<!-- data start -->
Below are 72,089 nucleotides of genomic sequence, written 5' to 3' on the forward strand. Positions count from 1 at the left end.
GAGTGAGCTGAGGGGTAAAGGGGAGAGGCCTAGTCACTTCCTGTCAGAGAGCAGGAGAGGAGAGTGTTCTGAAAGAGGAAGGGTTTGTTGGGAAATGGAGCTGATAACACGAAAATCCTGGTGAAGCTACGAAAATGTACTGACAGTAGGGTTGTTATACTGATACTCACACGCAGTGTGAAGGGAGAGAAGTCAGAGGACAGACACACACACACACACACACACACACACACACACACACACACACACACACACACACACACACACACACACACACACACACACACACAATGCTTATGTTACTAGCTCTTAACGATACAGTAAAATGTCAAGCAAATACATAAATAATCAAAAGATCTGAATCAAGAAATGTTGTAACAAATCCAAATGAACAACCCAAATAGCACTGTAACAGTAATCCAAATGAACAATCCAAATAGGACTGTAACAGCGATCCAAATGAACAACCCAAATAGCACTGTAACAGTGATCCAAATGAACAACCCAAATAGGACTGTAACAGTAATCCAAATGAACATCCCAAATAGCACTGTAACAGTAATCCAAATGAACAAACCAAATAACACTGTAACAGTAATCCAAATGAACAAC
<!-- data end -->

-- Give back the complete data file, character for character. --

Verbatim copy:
Below are 72,089 nucleotides of genomic sequence, written 5' to 3' on the forward strand. Positions count from 1 at the left end.
GAGTGAGCTGAGGGGTAAAGGGGAGAGGCCTAGTCACTTCCTGTCAGAGAGCAGGAGAGGAGAGTGTTCTGAAAGAGGAAGGGTTTGTTGGGAAATGGAGCTGATAACACGAAAATCCTGGTGAAGCTACGAAAATGTACTGACAGTAGGGTTGTTATACTGATACTCACACGCAGTGTGAAGGGAGAGAAGTCAGAGGACAGACACACACACACACACACACACACACACACACACACACACACACACACACACACACACACACACACACACACACACACACACACACAATGCTTATGTTACTAGCTCTTAACGATACAGTAAAATGTCAAGCAAATACATAAATAATCAAAAGATCTGAATCAAGAAATGTTGTAACAAATCCAAATGAACAACCCAAATAGCACTGTAACAGTAATCCAAATGAACAATCCAAATAGGACTGTAACAGCGATCCAAATGAACAACCCAAATAGCACTGTAACAGTGATCCAAATGAACAACCCAAATAGGACTGTAACAGTAATCCAAATGAACATCCCAAATAGCACTGTAACAGTAATCCAAATGAACAAACCAAATAACACTGTAACAGTAATCCAAATGAACAAC